Balance transfer credit cards: how do these work?

Balance transfer credit cards: how do these work?

In many ways, a balance transfer is almost like an interest-free loan. You choose to move credit card debt you already have to another card, one that has a much lower rate of interest, or that has a set period of 0% interest promotional offer - some now have interest-free deals that last up to 40 months.

A balance transfer card with a reasonable 0% interest offer is often an attractive option for many people who have built up a significant debt. In many cases it could be after a 0% purchase deal has ended which has now moved on to a high rate of monthly interest, typically around 18%. With a balance transfer deal they can shift that debt and potentially give themselves a longer period of time to pay it off.

Some key things to remember

  • If you transfer a balance, normally you have to pay a fee to your new credit card provider. It usually amounts to between 2% to 3% of the total amount you transfer, although it can vary, and in most cases it is added on top of your existing balance. Usually you can’t transfer from one card to another that is within the same parent group – eg: Virgin and MBNA. You may have got a letter from your bank, or current or former credit card provider offering a balance transfer, or you may be searching online for the right deal.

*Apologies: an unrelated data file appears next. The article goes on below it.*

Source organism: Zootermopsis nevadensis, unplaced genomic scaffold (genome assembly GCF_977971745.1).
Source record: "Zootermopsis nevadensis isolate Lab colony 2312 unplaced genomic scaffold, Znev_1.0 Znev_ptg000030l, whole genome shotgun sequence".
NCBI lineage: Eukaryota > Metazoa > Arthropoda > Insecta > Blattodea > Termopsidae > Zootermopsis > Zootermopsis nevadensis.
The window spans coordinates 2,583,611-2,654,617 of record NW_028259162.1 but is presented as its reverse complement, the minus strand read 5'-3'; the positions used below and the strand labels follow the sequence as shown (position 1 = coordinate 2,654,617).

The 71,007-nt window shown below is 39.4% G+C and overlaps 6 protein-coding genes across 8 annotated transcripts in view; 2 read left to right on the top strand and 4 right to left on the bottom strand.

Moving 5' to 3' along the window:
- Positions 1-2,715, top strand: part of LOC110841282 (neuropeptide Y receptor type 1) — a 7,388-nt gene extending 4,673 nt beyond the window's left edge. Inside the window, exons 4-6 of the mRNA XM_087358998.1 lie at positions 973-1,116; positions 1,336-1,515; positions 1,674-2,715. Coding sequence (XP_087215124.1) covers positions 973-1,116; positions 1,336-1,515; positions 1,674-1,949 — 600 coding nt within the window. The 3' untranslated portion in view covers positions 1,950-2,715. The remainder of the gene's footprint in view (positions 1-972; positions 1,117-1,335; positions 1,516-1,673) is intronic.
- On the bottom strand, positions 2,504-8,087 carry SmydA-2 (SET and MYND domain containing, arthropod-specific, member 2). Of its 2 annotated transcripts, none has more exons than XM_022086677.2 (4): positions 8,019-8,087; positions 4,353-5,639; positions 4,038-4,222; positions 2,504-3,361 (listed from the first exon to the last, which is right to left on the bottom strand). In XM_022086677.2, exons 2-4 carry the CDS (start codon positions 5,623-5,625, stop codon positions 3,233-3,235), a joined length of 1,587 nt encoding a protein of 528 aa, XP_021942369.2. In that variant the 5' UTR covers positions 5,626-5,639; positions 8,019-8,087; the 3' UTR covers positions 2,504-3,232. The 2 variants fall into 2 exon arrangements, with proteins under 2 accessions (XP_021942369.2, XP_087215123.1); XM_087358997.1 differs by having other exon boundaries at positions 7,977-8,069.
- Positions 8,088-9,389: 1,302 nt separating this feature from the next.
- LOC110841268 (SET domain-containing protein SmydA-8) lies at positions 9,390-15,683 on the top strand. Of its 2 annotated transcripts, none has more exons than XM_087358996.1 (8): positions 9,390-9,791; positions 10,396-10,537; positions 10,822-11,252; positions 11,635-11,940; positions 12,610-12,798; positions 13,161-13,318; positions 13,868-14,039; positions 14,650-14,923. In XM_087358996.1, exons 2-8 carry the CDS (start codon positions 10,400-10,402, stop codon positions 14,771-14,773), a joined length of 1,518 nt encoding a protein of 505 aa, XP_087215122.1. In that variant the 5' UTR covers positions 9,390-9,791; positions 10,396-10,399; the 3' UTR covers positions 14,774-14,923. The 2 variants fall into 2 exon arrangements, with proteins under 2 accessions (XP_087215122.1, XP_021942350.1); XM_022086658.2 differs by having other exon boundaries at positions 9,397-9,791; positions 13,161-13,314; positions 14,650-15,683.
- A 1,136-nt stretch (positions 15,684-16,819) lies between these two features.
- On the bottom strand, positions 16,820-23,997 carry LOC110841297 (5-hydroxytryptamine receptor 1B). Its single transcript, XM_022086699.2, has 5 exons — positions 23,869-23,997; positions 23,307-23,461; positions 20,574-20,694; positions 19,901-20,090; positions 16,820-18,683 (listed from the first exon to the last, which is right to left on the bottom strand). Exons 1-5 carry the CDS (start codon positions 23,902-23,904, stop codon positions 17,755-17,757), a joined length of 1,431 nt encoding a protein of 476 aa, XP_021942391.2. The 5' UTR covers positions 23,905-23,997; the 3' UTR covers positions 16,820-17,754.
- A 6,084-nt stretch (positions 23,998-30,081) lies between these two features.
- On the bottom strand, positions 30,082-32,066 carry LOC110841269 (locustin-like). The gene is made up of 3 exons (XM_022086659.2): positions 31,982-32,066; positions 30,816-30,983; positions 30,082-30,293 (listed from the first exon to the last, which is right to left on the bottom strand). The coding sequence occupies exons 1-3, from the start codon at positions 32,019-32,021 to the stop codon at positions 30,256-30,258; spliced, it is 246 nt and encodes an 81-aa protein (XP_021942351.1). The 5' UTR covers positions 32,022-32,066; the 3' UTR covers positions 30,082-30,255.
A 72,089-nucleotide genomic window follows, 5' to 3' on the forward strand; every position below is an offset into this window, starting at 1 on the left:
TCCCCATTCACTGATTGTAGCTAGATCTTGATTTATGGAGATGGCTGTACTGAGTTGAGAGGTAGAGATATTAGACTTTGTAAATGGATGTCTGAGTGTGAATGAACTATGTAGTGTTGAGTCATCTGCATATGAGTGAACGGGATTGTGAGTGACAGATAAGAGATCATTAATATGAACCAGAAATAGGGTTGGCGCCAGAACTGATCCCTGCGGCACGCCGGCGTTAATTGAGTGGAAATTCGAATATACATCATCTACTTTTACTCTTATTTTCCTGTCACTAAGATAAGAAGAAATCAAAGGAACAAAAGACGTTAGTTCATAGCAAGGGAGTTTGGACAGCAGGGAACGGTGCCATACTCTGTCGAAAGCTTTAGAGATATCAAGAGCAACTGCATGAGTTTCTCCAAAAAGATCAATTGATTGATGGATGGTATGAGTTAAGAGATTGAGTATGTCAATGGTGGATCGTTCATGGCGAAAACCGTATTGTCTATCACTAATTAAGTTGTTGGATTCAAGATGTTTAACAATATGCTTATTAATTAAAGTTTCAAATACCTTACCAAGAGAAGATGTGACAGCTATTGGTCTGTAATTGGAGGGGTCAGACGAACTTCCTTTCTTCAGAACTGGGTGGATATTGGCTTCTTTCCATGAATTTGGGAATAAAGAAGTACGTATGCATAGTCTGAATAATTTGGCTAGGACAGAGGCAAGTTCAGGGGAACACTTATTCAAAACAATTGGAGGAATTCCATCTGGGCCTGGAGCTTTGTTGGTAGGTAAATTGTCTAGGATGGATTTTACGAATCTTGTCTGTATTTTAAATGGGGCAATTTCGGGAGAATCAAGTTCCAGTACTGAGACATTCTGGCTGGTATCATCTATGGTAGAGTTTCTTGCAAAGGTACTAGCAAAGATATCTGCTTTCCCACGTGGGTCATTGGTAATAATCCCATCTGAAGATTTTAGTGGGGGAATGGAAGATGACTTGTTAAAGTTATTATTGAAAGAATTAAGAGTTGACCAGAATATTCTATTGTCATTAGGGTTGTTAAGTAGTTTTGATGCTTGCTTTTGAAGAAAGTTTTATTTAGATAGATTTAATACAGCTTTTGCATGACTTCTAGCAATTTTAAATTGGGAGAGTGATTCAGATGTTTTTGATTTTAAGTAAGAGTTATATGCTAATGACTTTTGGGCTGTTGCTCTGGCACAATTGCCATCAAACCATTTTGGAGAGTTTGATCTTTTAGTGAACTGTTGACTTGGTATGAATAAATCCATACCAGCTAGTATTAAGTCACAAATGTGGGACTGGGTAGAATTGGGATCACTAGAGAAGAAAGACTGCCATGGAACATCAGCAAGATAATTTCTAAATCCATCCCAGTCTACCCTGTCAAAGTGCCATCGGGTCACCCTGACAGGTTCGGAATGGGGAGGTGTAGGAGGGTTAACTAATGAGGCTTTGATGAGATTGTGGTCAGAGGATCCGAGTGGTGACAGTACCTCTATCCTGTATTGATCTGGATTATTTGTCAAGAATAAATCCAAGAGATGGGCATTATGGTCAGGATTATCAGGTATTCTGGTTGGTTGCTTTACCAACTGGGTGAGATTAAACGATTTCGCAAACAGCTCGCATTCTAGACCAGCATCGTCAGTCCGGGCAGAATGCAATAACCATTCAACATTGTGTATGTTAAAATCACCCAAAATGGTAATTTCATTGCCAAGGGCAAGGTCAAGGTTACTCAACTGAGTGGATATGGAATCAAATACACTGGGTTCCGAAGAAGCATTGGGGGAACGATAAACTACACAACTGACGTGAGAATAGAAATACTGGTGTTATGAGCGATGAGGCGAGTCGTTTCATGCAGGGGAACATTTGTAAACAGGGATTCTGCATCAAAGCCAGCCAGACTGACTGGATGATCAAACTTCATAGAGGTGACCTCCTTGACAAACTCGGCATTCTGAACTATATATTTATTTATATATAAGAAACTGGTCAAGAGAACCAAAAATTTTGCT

• Pay at least the minimum amount required by the due date stated on your monthly bill. If you don’t, you run the risk of forfeiting any 0% deal and reverting to a standard interest rate. Setting up a direct debit for a fixed amount, the minimum payment or above can help make sure you don’t forget, and paying more than the minimum can of course help you to clear the debt quicker – a minimum payment of £45 over 12 months won’t help you fully clear a debt of £1,000, for example. If you clear the debt completely by the time the 0% promotional offer ends, you will not have to pay any interest on the amount transferred.
  • If you can, try to avoid using a balance transfer card to make a purchase. Some balance transfer cards will have concurrent introductory purchase offers, but they are usually short-term and once they have ended they will move to a standard rate, which means if you did spend on it you’d be increasing the debt you’re trying to pay off.
  • Making too many credit applications in a short space of time could affect your credit score. Even if you see it as just shopping around, it can have a negative impact on your Experian Credit Score. When you apply for credit, a ‘credit search’ is recorded on your report. You may have heard of the expression ‘card tarts’ – this refers to someone who regularly switches cards, in order to transfer large credit debt to another card with a promotional rate. Numerous credit applications can suggest you are over-reliant on credit to supplement your income, so try not to make more than one application in a three month period – more may negatively impact the way a lender views you.

So applying for a card that you know you’ve got a great chance of being accepted for – and that completely meets your specific needs - can mean that you don’t need to make too many applications, which in turn can help protect your credit score.

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